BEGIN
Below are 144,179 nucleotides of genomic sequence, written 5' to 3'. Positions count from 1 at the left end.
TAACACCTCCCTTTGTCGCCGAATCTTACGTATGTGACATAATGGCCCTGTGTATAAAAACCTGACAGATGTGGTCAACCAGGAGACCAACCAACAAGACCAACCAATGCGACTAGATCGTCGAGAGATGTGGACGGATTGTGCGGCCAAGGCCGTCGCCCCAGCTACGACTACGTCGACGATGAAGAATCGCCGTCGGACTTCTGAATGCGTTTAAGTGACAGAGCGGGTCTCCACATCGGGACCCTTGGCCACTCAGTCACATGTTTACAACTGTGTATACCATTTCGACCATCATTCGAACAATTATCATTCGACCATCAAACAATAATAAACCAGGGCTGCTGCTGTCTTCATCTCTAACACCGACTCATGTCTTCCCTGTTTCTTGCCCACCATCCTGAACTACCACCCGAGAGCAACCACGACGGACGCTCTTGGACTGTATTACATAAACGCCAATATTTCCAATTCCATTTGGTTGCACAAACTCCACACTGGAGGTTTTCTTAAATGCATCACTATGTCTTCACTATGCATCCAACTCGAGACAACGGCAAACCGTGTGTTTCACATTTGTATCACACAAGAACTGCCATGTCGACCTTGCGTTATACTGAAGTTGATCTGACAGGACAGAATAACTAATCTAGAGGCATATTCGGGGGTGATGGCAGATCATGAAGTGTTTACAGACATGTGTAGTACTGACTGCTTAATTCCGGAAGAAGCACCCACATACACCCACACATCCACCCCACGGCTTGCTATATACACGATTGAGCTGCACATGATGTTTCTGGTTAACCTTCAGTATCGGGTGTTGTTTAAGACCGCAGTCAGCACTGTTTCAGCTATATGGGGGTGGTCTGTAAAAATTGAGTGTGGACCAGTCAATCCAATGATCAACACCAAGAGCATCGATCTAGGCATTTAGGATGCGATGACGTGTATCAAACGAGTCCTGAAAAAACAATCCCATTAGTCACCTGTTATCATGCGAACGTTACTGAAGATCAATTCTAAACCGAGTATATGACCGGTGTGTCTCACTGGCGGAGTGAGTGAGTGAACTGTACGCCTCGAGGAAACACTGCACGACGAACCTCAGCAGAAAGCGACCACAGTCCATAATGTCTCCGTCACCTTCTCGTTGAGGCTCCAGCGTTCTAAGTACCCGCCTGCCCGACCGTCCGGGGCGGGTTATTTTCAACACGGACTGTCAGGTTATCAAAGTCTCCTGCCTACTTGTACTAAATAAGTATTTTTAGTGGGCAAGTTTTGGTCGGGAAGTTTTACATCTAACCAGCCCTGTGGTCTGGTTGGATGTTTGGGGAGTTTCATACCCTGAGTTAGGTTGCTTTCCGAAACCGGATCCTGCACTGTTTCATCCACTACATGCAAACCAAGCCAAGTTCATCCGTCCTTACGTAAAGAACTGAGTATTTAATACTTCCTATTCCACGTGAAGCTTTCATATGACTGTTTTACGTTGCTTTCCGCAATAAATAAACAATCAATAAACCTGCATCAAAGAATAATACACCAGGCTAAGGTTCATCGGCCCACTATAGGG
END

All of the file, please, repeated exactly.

Below are 144,179 nucleotides of genomic sequence, written 5' to 3'. Positions count from 1 at the left end.
TAACACCTCCCTTTGTCGCCGAATCTTACGTATGTGACATAATGGCCCTGTGTATAAAAACCTGACAGATGTGGTCAACCAGGAGACCAACCAACAAGACCAACCAATGCGACTAGATCGTCGAGAGATGTGGACGGATTGTGCGGCCAAGGCCGTCGCCCCAGCTACGACTACGTCGACGATGAAGAATCGCCGTCGGACTTCTGAATGCGTTTAAGTGACAGAGCGGGTCTCCACATCGGGACCCTTGGCCACTCAGTCACATGTTTACAACTGTGTATACCATTTCGACCATCATTCGAACAATTATCATTCGACCATCAAACAATAATAAACCAGGGCTGCTGCTGTCTTCATCTCTAACACCGACTCATGTCTTCCCTGTTTCTTGCCCACCATCCTGAACTACCACCCGAGAGCAACCACGACGGACGCTCTTGGACTGTATTACATAAACGCCAATATTTCCAATTCCATTTGGTTGCACAAACTCCACACTGGAGGTTTTCTTAAATGCATCACTATGTCTTCACTATGCATCCAACTCGAGACAACGGCAAACCGTGTGTTTCACATTTGTATCACACAAGAACTGCCATGTCGACCTTGCGTTATACTGAAGTTGATCTGACAGGACAGAATAACTAATCTAGAGGCATATTCGGGGGTGATGGCAGATCATGAAGTGTTTACAGACATGTGTAGTACTGACTGCTTAATTCCGGAAGAAGCACCCACATACACCCACACATCCACCCCACGGCTTGCTATATACACGATTGAGCTGCACATGATGTTTCTGGTTAACCTTCAGTATCGGGTGTTGTTTAAGACCGCAGTCAGCACTGTTTCAGCTATATGGGGGTGGTCTGTAAAAATTGAGTGTGGACCAGTCAATCCAATGATCAACACCAAGAGCATCGATCTAGGCATTTAGGATGCGATGACGTGTATCAAACGAGTCCTGAAAAAACAATCCCATTAGTCACCTGTTATCATGCGAACGTTACTGAAGATCAATTCTAAACCGAGTATATGACCGGTGTGTCTCACTGGCGGAGTGAGTGAGTGAACTGTACGCCTCGAGGAAACACTGCACGACGAACCTCAGCAGAAAGCGACCACAGTCCATAATGTCTCCGTCACCTTCTCGTTGAGGCTCCAGCGTTCTAAGTACCCGCCTGCCCGACCGTCCGGGGCGGGTTATTTTCAACACGGACTGTCAGGTTATCAAAGTCTCCTGCCTACTTGTACTAAATAAGTATTTTTAGTGGGCAAGTTTTGGTCGGGAAGTTTTACATCTAACCAGCCCTGTGGTCTGGTTGGATGTTTGGGGAGTTTCATACCCTGAGTTAGGTTGCTTTCCGAAACCGGATCCTGCACTGTTTCATCCACTACATGCAAACCAAGCCAAGTTCATCCGTCCTTACGTAAAGAACTGAGTATTTAATACTTCCTATTCCACGTGAAGCTTTCATATGACTGTTTTACGTTGCTTTCCGCAATAAATAAACAATCAATAAACCTGCATCAAAGAATAATACACCAGGCTAAGGTTCATCGGCCCACTATAGGG